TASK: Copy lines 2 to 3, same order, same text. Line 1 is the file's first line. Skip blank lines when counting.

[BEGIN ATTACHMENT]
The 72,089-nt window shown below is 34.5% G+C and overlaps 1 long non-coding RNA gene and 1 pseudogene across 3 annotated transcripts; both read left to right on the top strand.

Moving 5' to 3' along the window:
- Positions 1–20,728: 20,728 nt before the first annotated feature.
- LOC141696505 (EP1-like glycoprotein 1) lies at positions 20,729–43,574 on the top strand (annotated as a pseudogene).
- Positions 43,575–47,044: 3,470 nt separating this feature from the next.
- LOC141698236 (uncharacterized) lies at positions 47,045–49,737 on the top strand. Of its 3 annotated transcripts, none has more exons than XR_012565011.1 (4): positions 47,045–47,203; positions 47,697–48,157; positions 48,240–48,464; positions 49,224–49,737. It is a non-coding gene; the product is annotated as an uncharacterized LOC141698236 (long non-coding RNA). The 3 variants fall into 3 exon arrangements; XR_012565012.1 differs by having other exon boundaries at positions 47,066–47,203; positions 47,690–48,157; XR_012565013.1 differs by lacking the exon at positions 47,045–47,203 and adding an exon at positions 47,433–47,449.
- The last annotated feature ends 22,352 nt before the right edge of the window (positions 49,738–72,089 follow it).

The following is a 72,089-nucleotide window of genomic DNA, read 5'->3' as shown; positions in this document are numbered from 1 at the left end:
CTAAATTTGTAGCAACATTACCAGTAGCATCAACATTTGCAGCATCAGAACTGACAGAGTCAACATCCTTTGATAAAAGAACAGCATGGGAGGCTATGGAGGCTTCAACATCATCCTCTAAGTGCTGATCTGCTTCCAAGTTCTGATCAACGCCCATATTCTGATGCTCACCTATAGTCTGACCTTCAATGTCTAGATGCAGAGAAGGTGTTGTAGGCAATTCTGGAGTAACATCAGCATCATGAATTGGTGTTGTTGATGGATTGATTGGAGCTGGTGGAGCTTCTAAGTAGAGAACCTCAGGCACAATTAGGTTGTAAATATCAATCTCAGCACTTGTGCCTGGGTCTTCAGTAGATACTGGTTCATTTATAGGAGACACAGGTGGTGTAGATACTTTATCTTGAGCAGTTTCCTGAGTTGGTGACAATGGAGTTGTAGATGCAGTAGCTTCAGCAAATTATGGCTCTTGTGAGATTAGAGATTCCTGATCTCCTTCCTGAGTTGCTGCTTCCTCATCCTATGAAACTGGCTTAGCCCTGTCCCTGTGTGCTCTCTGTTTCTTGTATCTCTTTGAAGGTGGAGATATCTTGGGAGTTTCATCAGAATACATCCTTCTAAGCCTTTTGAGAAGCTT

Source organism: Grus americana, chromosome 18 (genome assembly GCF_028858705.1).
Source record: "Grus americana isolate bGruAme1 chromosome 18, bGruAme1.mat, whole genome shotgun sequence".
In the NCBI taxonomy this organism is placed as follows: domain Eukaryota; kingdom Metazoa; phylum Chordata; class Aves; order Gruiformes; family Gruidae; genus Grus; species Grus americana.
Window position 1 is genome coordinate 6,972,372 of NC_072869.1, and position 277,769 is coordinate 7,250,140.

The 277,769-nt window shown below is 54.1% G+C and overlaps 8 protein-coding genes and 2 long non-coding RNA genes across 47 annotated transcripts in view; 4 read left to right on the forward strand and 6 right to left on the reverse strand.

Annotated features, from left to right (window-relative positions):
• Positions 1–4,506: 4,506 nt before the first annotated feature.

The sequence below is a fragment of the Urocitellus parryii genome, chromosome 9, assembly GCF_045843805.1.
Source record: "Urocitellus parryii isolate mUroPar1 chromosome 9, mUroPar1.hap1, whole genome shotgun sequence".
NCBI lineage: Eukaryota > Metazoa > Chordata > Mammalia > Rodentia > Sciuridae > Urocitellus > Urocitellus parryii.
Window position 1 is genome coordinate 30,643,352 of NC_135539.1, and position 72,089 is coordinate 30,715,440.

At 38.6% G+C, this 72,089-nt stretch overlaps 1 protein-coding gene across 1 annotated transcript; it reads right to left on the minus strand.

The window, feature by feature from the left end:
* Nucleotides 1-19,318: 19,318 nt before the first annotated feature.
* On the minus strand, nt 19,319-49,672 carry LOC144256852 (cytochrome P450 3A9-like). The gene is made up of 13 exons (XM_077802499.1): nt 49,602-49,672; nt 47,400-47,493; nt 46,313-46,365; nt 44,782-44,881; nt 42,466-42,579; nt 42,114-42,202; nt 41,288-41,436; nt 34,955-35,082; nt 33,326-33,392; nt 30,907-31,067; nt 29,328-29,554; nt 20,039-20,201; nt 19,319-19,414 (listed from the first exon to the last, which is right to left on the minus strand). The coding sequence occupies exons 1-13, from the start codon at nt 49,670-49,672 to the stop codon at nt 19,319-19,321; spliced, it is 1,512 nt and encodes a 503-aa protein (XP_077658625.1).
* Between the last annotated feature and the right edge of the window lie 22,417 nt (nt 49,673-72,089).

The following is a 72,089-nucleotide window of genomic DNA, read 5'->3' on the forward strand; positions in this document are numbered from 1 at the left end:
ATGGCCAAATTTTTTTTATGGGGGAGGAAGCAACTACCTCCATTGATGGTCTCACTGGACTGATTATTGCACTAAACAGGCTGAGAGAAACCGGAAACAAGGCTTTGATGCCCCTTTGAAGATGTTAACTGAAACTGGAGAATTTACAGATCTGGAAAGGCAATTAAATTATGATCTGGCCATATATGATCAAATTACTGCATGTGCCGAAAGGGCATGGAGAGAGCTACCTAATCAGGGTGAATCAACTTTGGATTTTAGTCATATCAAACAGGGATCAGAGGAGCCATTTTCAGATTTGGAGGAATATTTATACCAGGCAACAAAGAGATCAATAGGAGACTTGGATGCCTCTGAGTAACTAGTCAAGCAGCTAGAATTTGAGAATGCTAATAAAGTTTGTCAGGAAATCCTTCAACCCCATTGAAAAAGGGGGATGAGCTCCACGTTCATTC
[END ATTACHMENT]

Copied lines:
Moving 5' to 3' along the window:
- Positions 1–20,728: 20,728 nt before the first annotated feature.